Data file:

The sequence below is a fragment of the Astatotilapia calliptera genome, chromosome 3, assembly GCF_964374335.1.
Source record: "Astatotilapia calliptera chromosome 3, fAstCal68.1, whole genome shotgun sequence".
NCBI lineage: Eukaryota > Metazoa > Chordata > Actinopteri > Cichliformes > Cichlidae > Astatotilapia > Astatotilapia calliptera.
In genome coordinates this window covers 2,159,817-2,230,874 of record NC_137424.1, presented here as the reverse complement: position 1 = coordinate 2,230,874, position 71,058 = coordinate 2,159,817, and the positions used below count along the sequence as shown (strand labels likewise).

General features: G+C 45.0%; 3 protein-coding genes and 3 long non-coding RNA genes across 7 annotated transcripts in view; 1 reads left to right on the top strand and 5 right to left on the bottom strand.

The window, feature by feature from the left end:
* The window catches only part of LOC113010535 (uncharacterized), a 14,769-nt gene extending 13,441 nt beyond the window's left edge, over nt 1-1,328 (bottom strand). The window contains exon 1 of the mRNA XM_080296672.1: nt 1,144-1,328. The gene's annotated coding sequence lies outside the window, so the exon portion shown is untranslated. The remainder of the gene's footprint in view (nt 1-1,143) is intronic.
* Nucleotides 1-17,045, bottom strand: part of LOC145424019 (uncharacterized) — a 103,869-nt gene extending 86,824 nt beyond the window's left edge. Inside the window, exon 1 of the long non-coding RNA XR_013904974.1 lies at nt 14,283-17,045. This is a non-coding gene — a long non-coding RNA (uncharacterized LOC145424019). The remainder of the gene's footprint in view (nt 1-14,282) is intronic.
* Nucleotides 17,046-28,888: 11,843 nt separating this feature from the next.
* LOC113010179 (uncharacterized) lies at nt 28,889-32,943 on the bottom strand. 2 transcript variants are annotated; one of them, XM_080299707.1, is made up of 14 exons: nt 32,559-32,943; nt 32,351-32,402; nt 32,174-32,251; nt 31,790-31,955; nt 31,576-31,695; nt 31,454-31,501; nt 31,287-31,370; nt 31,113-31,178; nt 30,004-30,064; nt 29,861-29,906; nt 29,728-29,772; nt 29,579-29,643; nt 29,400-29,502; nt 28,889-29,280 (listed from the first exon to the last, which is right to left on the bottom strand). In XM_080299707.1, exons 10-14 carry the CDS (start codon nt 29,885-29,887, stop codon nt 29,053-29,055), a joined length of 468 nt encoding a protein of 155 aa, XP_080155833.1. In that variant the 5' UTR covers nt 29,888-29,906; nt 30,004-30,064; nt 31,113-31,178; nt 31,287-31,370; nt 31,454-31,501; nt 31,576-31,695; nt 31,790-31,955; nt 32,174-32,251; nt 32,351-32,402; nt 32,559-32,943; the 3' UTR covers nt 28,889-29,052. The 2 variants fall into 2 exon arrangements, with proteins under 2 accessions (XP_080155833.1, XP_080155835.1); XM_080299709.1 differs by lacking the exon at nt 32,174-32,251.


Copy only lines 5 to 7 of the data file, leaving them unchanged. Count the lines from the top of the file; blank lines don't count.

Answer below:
General features: G+C 45.0%; 3 protein-coding genes and 3 long non-coding RNA genes across 7 annotated transcripts in view; 1 reads left to right on the top strand and 5 right to left on the bottom strand.

The window, feature by feature from the left end:
* The window catches only part of LOC113010535 (uncharacterized), a 14,769-nt gene extending 13,441 nt beyond the window's left edge, over nt 1-1,328 (bottom strand). The window contains exon 1 of the mRNA XM_080296672.1: nt 1,144-1,328. The gene's annotated coding sequence lies outside the window, so the exon portion shown is untranslated. The remainder of the gene's footprint in view (nt 1-1,143) is intronic.